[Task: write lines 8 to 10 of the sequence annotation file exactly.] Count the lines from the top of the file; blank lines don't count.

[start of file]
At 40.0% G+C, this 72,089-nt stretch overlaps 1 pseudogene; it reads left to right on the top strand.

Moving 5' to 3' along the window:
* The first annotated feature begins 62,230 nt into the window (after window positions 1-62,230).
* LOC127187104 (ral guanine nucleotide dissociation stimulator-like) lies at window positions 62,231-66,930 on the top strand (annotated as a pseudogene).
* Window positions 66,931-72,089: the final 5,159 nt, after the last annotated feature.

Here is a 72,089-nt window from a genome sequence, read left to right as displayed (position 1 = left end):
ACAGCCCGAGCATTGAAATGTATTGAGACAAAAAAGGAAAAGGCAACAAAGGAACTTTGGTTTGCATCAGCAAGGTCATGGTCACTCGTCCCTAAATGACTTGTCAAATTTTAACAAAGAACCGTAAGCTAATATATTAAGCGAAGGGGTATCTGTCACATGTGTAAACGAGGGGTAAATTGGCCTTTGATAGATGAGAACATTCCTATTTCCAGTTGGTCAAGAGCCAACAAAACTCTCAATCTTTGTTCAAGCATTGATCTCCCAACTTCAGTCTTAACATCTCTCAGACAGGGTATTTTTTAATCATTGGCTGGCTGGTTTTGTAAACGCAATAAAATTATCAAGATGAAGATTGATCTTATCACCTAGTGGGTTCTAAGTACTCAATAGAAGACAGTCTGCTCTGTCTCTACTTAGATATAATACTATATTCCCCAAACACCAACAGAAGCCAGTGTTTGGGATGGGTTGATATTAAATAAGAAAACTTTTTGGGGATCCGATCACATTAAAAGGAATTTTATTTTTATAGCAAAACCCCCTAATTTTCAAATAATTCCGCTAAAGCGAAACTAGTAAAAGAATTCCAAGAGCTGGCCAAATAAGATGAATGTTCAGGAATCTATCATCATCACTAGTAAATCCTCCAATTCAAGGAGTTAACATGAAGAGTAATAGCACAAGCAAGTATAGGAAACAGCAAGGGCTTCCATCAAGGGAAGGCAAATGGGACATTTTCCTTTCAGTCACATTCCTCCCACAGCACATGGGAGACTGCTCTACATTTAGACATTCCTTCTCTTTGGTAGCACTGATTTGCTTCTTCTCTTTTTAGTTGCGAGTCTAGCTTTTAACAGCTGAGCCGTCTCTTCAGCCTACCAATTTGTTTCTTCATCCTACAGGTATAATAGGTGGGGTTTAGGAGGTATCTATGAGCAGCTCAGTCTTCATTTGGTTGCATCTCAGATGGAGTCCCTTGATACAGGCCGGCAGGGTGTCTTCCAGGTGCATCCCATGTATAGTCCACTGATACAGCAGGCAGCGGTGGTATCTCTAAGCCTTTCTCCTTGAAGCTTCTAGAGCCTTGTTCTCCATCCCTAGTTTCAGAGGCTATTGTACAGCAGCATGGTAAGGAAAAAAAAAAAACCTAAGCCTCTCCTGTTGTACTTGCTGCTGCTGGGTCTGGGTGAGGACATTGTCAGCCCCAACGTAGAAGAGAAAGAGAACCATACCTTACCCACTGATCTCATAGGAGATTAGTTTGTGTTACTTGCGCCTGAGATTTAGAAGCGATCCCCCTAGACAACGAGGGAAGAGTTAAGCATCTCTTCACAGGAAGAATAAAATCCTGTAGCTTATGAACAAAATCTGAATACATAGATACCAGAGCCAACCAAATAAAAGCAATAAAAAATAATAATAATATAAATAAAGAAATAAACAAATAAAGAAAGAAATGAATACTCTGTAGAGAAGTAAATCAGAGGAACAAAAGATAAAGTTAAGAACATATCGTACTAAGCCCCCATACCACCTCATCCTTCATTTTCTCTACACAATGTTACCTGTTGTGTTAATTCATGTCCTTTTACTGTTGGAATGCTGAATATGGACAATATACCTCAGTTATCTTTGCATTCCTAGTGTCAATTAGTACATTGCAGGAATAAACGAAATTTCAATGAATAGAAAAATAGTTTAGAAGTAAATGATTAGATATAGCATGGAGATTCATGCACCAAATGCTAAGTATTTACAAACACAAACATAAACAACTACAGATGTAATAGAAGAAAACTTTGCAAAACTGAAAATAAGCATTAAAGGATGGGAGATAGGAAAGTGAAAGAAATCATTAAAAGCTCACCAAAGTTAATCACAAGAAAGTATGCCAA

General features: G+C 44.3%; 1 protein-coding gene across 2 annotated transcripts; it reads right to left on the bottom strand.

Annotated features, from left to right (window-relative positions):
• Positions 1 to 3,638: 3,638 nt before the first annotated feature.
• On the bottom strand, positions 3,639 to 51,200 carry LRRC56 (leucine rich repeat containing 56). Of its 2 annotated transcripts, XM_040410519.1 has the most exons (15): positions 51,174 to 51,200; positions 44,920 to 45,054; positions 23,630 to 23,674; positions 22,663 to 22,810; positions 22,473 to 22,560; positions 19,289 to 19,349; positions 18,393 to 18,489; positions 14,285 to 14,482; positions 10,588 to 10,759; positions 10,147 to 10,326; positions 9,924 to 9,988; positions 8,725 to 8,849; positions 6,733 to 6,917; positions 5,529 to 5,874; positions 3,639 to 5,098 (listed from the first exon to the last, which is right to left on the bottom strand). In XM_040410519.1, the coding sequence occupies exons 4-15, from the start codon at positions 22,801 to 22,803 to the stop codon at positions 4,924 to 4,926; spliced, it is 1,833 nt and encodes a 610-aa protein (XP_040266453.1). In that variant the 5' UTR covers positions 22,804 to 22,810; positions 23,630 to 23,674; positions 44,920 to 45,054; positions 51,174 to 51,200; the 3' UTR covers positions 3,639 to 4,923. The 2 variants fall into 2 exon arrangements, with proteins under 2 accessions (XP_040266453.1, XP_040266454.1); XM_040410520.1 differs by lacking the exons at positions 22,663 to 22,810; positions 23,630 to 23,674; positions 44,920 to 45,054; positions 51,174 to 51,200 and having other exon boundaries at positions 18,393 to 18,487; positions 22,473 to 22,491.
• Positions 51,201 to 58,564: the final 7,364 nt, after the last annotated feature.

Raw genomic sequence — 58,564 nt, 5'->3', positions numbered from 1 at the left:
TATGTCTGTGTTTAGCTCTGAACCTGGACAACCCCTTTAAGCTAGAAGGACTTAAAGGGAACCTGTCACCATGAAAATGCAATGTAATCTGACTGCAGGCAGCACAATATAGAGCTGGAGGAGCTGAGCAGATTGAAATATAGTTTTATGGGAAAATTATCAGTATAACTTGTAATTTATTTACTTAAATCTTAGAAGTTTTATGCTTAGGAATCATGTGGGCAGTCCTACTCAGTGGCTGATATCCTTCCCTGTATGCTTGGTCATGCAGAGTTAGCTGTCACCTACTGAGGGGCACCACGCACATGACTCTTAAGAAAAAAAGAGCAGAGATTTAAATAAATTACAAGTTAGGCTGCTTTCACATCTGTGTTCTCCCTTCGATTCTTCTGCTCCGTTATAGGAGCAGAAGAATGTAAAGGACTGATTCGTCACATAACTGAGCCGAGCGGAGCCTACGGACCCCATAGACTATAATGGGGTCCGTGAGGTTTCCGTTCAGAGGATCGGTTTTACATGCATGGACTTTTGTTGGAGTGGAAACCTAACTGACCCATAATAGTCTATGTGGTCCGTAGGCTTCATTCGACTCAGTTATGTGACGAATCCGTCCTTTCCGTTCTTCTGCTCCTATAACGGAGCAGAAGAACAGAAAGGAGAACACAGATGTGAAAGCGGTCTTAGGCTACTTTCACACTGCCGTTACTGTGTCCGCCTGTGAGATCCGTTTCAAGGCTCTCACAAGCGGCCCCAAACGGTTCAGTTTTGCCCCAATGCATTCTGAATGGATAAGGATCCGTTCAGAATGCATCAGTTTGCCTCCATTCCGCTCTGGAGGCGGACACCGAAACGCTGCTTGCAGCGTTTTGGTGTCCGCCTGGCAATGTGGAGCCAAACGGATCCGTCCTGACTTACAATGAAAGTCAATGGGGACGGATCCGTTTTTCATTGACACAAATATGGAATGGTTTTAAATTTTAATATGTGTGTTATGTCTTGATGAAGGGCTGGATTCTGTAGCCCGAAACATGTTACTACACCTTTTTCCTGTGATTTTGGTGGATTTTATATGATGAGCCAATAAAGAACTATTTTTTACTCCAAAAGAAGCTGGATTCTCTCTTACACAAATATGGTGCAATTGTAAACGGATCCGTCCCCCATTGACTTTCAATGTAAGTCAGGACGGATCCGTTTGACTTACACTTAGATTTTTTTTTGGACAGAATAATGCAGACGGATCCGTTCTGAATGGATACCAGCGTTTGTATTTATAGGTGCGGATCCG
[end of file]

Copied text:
General features: G+C 44.3%; 1 protein-coding gene across 2 annotated transcripts; it reads right to left on the bottom strand.

Annotated features, from left to right (window-relative positions):
• Positions 1 to 3,638: 3,638 nt before the first annotated feature.